Local horizon coordinate system

Sword7

Member
Joined
Mar 23, 2008
Messages
139
Reaction score
16
Points
18
Location
Gaithersburg, MD
I was looking for local horizon reference frame in long time. I now found a paper about local horizon coordinates.

Local Horizon Coordinates

I now noticed that formula is very similar like local 2 horizon formula in Camera.cpp but uses right-handed rule instead.

In orbiter code:

| cos(theta)sin(phi) cos(theta)cos(phi) - sin(theta) |
R = | -cos(phi) sin(ph) 0 |
| sin(theta)sin(phi) sin(theta)cos(phi) cos(theta) |

I tried that formula from Orbiter but negated Z values (sinth = -sin(go.lng)) for right-handed rule in my OpenGL program. It worked at default zero heading but did not align for orientation control and points east to screen. At equator, it rotates vertically but I tried to rotate it habitationally. At mid-latitude, it rotates diagonally... At 90-degree latitude, it rotates horizontally. I think that formula is not compatible with right-handed rule - worked best for left-handed rule.

I will try right-handed version from that paper that I was looking for and found soon and see what happens... It use ENU coordinate to convert.

In that paper:

| cos(phi)cos(theta) cos(phi)sin(theta) sin(phi) |
R = | - sin(theta) cos(theta) 0 |
| -sin(phi)cos(theta) -sin(phi)sin(theta) cos(phi) |


What is any difference between two different formulas?

Tim
 

Boxx

Mars Addict
Addon Developer
Donator
Joined
Nov 15, 2009
Messages
168
Reaction score
122
Points
58
Location
Paris Area
I would be happy if I could help you. But I'm not sure I can diagnose your bug. It would be useful to copy/paste the exact code of yours, within tags CODE (or </>). E.g., R = | -cos(phi) sin(ph) 0 | seems weird...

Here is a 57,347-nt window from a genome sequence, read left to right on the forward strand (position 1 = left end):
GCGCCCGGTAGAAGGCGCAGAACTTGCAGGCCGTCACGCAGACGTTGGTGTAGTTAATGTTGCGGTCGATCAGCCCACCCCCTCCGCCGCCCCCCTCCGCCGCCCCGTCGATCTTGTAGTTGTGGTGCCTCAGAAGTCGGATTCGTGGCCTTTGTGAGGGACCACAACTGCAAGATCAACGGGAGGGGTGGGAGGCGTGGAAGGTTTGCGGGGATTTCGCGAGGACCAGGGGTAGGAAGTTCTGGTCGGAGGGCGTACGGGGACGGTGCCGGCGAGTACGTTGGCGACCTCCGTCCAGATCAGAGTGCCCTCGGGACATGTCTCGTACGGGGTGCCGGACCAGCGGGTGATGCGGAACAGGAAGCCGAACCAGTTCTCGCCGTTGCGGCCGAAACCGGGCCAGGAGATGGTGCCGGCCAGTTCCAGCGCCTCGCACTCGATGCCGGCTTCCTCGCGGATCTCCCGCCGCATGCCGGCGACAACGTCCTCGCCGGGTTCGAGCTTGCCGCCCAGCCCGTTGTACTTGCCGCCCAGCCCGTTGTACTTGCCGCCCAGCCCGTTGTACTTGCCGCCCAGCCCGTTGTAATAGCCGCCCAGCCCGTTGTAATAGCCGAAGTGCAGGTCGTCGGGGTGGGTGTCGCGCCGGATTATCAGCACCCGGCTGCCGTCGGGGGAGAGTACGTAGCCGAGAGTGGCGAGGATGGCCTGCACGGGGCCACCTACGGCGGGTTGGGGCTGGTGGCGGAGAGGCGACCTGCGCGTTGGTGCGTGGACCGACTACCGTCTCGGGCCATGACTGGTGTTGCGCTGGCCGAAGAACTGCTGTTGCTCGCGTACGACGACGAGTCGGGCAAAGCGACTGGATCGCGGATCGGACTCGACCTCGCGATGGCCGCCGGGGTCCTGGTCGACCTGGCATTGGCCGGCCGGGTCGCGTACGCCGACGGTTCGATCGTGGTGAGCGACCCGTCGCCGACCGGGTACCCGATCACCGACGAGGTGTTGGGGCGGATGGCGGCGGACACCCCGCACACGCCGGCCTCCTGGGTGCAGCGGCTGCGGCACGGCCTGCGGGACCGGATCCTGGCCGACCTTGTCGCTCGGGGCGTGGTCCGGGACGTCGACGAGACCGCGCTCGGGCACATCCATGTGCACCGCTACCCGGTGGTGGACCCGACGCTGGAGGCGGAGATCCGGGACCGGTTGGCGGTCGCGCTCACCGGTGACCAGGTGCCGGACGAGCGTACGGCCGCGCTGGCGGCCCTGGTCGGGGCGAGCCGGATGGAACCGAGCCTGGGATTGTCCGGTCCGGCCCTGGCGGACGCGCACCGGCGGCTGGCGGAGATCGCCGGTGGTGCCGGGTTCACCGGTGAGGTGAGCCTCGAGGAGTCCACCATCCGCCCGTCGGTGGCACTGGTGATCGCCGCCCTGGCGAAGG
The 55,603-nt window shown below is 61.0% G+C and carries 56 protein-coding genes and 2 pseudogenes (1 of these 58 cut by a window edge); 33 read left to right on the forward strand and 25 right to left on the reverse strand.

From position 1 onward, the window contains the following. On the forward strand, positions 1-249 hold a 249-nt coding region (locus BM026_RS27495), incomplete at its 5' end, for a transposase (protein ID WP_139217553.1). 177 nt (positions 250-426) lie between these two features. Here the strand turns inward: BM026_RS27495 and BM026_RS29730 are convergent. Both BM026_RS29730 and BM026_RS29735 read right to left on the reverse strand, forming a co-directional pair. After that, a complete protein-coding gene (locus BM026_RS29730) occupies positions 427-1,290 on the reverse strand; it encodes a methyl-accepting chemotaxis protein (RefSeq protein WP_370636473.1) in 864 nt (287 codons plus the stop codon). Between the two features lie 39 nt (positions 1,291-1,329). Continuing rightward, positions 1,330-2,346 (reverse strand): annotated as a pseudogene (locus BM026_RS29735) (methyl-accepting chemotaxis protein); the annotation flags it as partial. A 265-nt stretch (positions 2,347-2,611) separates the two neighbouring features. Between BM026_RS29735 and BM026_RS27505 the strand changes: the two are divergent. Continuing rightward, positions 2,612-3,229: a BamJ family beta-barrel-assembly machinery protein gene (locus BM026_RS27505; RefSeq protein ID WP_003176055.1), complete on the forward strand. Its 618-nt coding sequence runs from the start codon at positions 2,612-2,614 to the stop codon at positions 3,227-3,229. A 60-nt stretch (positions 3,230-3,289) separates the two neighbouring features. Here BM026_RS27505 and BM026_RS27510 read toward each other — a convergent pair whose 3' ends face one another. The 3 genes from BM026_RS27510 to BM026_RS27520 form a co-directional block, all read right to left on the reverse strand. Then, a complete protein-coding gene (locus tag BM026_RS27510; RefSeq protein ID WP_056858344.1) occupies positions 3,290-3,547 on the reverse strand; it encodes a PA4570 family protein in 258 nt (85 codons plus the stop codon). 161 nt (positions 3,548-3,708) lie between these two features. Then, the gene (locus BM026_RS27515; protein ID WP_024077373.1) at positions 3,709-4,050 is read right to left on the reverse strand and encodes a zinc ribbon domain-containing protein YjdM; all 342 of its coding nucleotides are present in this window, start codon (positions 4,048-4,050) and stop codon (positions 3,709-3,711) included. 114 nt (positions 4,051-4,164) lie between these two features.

Code:
copy/paste sth
 

Urwumpe

Not funny anymore
Addon Developer
Donator
Joined
Feb 6, 2008
Messages
37,531
Reaction score
2,267
Points
203
Location
Wolfsburg
Preferred Pronouns
Sire
Or use the
Code:
[math]...[/math]
tag for setting regular mathematical formulas. It uses Latex syntax, which makes it easy for academics, maybe less so for mortal beings.
 

Boxx

Mars Addict
Addon Developer
Donator
Joined
Nov 15, 2009
Messages
168
Reaction score
122
Points
58
Location
Paris Area
Yes, for instance:
Code:
[math]
R = \left[ \begin{array}{l} \cos\phi \cos\theta & \cos\phi \sin\theta & \sin\phi \\
 -\sin\theta & \cos\theta & 0 \\ -\sin\phi \cos\theta & -\sin\phi \sin\theta & \cos\phi \end{array} \right]
[/math]

yields
[math] R = \left[ \begin{array}{c} \cos\phi \cos\theta & \cos\phi \sin\theta & \sin\phi \\ -\sin\theta & \cos\theta & 0 \\ -\sin\phi \cos\theta & -\sin\phi \sin\theta & \cos\phi \end{array} \right] [/math](fun... first time I use LaTeX here...)

but the code in C++ is needed, probably
 

Sword7

Member
Joined
Mar 23, 2008
Messages
139
Reaction score
16
Points
18
Location
Gaithersburg, MD
Ok, I tried < code ... /code > and it worked for me. Thanks!!